Greater Oklahoma City is in the geographic center of North America equidistant from the east and west coasts and major trade partners of Canada and Mexico. The ten county region is at the crossroads of the U.S., sitting at the heart of three major national highways on the NAFTA corridor.
There's a reason Greater Oklahoma City is such a great place for business: Location. The ten county region is positioned within a day's drive of the rapidly-growing south-central region (OK, TX, AR, LA) projected to grow more than 44% during the next 25 years.
OKLAHOMA CITY - Despite the stormy economy, the business jet industry continues to fly at Wiley Post Airport.
"Our traffic count is basically the same as last year, which is incredible to me," said Tim Whitman, general aviation manager for Wiley Post Airport. "Things are definitely flying high."
The airport's primary runway was closed for a portion of this year due to construction.
"That actually tells me if we hadn't had the construction we might have had an increase," said Whitman. "We are very fortunate."
Wiley Post Airport, in northwest Oklahoma City, is the home base for nearly 400 aircraft, including single-engine planes and corporate jets. More than 80,000 flights were logged last year.
It's one of three airports owned and operated by the Oklahoma City Department of Airports. Wiley Post is designated as a reliever for Will Rogers World Airport.
"Our role is to support corporate business and general aviation," said Whitman. "We are here to support Will Rogers. But we have our own personality and niche market that works."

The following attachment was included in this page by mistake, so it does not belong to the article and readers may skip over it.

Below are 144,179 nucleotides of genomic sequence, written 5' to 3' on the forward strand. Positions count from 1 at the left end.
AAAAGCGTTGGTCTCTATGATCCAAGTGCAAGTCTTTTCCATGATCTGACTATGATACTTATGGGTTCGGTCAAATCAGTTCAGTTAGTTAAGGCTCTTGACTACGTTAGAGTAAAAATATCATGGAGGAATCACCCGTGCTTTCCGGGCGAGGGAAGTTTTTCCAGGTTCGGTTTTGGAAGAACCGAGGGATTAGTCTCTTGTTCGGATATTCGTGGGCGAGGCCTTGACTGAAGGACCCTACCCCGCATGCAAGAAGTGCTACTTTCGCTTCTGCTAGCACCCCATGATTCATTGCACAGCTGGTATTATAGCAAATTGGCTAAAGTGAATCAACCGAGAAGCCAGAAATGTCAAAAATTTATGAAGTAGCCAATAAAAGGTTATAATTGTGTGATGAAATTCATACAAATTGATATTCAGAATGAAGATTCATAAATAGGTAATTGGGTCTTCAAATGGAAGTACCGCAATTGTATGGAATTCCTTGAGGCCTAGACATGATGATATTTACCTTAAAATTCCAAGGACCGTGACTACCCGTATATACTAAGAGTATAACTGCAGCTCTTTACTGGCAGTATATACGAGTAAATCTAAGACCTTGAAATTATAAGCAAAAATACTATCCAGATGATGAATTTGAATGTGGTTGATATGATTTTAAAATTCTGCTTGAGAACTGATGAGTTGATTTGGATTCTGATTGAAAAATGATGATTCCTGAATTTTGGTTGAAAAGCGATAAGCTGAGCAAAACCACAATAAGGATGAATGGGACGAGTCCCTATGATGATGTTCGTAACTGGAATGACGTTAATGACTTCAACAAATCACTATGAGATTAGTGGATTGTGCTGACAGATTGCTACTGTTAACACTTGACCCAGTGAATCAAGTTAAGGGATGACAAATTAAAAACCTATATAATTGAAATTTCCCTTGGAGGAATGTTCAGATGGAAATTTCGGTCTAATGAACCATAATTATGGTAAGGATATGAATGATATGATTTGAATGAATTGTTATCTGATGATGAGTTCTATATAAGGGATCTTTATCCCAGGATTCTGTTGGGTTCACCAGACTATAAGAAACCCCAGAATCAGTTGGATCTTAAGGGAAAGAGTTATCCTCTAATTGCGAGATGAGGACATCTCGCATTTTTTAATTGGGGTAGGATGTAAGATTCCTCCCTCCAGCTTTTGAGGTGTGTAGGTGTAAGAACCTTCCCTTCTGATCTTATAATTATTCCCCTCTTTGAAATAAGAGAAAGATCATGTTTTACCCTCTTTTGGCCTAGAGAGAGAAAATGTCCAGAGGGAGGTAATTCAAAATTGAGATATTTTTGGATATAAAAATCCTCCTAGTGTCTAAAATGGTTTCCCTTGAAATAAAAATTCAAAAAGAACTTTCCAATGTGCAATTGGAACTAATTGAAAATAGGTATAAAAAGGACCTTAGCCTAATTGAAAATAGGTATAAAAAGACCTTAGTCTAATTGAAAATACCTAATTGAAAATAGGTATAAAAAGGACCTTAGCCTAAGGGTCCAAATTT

In the past five years more than $20 million has been invested in airport improvements. Money for the projects comes from the Oklahoma City Airport Trust, private development, and federal and state grants.
At the north end of the airport, construction is under way on a hangar that will include infrastructure support for runways and taxiways.
Mark Kranenburg, director of airports, said the airport trust recognized the need to provide more hangars, specifically for corporate customers.
But tough economic times have produced a bumpy ride for the aviation industry. Domestic and international business jet usage was down 30 percent in March and 30 percent for the first quarter of 2009, according to a report by UBS Securities analyst David Strauss.
"Demand has slowed somewhat due to the economy," said Kranenburg. "But we continue to develop that property out there to be ready when the demand comes back."
Whitman said Wiley Post Airport's high traffic count confirms the airport is still a vital economic engine for the community.
"We haven't noticed the effects of the slowdown of the economy like the East and West Coast," said Whitman. "I think the market is still strong for Oklahoma City for aviation."
Wiley Post also offers maintenance and refurbishment services.
Whitman said many people are choosing refurbishment and maintenance work on their aircraft rather than selling it to buy a new one.
While there is a misconception business jets are used only for the rich and famous, Whitman said for some companies it's a practical part of their business model.
"To be able to get in and out of places can affect their bottom line and productivity," he said. "It definitely serves as a business tool."
Whitman said the airport will chart growth, even if market conditions force operations to soften a bit.
Airport development is scheduled for completion in about a year.
"That will enhance our corporate and business partnerships," he said. "I think we will continue to be a big player in the economic development of Oklahoma City."